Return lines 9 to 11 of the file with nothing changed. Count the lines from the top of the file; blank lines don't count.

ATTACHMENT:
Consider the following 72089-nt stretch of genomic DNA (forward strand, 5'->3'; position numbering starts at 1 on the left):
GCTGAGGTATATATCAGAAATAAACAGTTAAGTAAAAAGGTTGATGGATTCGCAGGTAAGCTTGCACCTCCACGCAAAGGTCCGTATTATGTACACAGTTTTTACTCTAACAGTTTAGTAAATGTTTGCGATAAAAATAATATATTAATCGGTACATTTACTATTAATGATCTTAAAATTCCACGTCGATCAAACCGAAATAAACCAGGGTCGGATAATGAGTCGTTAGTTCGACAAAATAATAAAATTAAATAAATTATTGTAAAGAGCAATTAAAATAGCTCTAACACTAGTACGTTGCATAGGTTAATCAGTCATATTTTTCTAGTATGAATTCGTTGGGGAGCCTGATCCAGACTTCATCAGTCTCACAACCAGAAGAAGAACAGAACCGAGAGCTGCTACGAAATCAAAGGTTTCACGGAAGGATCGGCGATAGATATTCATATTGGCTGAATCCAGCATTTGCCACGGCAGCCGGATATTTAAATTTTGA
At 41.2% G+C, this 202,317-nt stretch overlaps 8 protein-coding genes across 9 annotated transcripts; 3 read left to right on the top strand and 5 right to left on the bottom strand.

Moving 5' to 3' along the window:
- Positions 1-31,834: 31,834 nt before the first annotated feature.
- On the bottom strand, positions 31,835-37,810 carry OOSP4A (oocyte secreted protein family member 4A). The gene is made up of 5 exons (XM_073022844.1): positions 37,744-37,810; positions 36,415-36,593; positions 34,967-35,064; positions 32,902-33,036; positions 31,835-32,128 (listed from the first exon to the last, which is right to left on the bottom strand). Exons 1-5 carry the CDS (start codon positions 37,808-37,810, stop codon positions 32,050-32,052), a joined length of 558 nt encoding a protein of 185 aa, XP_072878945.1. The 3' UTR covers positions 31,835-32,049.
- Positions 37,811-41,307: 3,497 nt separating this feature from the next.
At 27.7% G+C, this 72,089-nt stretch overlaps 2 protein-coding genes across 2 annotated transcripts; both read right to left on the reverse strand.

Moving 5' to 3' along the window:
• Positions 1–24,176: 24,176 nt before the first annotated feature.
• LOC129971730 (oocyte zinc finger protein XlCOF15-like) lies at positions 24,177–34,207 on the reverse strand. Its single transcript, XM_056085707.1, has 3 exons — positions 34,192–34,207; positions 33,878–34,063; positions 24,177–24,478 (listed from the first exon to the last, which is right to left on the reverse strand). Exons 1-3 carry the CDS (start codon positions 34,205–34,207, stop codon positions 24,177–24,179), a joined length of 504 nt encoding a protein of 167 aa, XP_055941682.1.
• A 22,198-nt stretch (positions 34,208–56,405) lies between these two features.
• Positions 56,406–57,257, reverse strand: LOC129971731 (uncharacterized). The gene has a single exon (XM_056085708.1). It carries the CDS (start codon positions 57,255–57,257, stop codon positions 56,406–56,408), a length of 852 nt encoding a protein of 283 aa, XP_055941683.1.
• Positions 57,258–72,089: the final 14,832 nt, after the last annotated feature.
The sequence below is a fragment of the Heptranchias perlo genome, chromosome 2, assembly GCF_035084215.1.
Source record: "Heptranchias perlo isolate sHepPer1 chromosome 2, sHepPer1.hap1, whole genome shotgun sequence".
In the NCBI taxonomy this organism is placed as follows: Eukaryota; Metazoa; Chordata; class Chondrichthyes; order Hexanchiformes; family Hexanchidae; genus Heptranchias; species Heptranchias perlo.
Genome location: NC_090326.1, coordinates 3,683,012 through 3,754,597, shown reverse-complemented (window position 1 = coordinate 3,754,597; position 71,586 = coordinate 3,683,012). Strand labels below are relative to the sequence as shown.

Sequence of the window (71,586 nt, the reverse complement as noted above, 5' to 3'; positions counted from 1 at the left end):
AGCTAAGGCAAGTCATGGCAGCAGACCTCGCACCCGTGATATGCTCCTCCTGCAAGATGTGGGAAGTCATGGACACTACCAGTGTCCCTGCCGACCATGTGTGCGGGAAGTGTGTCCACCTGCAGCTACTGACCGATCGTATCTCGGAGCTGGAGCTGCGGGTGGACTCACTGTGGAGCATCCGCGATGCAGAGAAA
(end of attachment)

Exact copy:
Moving 5' to 3' along the window:
• Positions 1–24,176: 24,176 nt before the first annotated feature.
• LOC129971730 (oocyte zinc finger protein XlCOF15-like) lies at positions 24,177–34,207 on the reverse strand. Its single transcript, XM_056085707.1, has 3 exons — positions 34,192–34,207; positions 33,878–34,063; positions 24,177–24,478 (listed from the first exon to the last, which is right to left on the reverse strand). Exons 1-3 carry the CDS (start codon positions 34,205–34,207, stop codon positions 24,177–24,179), a joined length of 504 nt encoding a protein of 167 aa, XP_055941682.1.